Brands Must Speak Out Against Racial Intolerance or Risk Losing Customers: Report

Brands Must Speak Out Against Racial Intolerance or Risk Losing Customers: Report


Following the police shootings of multiple African Americans, people across the country are fed up with brands and organizations that don’t fight such issues as racism and bias. Now, American consumers are ready to hit a brand where it can potentially hurt the most: the bottom line.

Just this past weekend, Rayshard Brooks was killed in a police shooting in Atlanta. His death followed similar killings of unarmed black Americans, including George Floyd, Breonna Taylor, and Ahmaud Arbery.

New research by public relations giant Edelman suggests that brands must show a strong position for racial fairness or risk losing customers, business, and trust from people who support them.

In a special report, some 60% of 2,000 Americans surveyed by Edelman in early June reported that brands must take a stand to publicly speak out against racial injustice. That same percentage disclosed they will buy or boycott a brand depending on if and how it replies to the current protests. Protests across the country cropped up quickly following the police killing of George Floyd on May 26, which came after the massacre of an untold number of African Americans and generations of social injustice.

Richard Edelman, president and CEO at Edelman, told BLACK ENTERPRISE via email that the data is important now because the results are unequivocal: Americans, across race, gender, and age group, want brands to step up and play a central role in addressing systemic racism. Chicago-based Edelman claims it’s the world’s largest public relations firm with hundreds of corporate,  consumer brands, and organizational clients.

“This is a mandate for brands to act because consumers will exercise brand democracy with their wallets,” he says. “In the past, CEOs have spoken out on societal issues on behalf of corporate America; today, the CMO and CCO must join them as stewards of brand action.”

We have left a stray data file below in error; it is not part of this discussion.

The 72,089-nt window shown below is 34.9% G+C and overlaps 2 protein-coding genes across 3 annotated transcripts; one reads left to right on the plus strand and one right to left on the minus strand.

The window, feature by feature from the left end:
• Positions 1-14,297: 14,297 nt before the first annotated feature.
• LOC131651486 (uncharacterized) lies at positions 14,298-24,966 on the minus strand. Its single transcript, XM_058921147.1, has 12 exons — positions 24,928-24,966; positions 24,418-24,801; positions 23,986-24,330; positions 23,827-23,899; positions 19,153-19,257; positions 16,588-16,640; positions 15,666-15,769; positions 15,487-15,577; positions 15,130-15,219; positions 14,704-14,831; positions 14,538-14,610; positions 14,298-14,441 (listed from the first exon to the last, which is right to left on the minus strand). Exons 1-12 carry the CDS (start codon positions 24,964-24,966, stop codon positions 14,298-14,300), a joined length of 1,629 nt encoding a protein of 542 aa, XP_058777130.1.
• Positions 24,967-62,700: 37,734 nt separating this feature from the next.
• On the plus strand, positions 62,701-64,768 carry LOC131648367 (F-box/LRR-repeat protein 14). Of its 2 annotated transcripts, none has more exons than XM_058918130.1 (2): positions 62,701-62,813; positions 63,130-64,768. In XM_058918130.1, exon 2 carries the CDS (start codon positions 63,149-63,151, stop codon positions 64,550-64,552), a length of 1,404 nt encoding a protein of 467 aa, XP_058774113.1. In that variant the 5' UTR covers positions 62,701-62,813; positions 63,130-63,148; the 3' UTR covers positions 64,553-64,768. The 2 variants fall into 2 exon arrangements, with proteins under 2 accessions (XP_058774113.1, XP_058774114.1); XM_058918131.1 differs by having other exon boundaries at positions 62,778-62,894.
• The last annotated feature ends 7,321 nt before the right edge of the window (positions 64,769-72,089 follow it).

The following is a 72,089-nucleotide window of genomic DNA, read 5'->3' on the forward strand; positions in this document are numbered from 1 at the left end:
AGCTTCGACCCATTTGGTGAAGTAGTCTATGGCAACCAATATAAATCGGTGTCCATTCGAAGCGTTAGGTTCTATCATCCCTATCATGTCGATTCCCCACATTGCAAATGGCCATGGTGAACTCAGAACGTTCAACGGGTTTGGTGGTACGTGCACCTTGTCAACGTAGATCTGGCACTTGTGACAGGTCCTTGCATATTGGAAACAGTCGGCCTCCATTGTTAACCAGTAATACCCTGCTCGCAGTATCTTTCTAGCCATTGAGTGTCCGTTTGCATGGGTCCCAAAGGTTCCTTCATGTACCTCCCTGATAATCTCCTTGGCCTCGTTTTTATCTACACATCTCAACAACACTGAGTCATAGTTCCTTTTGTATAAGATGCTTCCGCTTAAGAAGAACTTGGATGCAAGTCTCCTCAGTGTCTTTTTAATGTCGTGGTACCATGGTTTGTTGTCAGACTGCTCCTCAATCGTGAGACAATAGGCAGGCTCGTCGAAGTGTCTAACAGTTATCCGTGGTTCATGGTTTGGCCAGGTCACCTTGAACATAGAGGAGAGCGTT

So, what does a brand look like by definition?

Edelman Senior Vice President Kate Meissner says “brand” is the consumer perception of a corporation – often defined by the products and services it sells, and the words and symbols it uses to distinguish those products and services from their competitors. Take financial-services and banking giant Citigroup for instance. It uses Citi as its brand name.

Meissner says brands that have historically spoken out and acted on this topic include the likes of Nike and Netflix. She added those who have made specific, actionable statements, like Ben & Jerry’s direct pledge to “dismantle white supremacy.”

Many corporations and others have recently shown their support for the Black  Lives Matter movement, pledging to invest billions of dollars to battle race-related issues.

In the A Universal Demand For Change report, authored by Richard Edelman, here were other key findings:

  • Young adults — those ages 18 to 34 — were the most avid in their response. Seventy-eight percent contend a brand must speak out. That compares to 48% for people 55 and older.
  • The main motivation for demanding action by brands is that they have a moral obligation, with 56% of respondents saying that and 52% reporting brands “owe it to employees.”

Edelman swears brands, perhaps now, have more power than the companies that own them with the brands being more flexible and responsive to consumer input. Simultaneously, the stakes might be higher and more uncompromising for brands today with recent racial incidents. Some 52% of respondents of color said that they will not work for a company that does not speak out.

  • The importance of education and influence. Some 60% of those surveyed say brands need to use their marketing dollars to advocate for racial equality and educate the public on the issue. This is particularly the case with respondents of color, of which 70% support that idea. But the report indicated brands must show their support by taking action. If not, 63% of the respondents viewed the brands as exploitative or performative for lack of action.
  • Action is needed to bring about change. Brands are expected to use their creativity and resources to encourage customers and get them engaged in promoting racial justice. Some 66% of respondents in the report maintained that belief. Additionally, brands are also being counted on to invest in looking at the root causes of racial inequality, such as education.

The report covered other topics on racism as well, including where Republicans and Democrats stand on the subject. Further, 37% of those surveyed reported they have tried to convince others to start or stop using a brand based on its stand on racial intolerance or discrimination.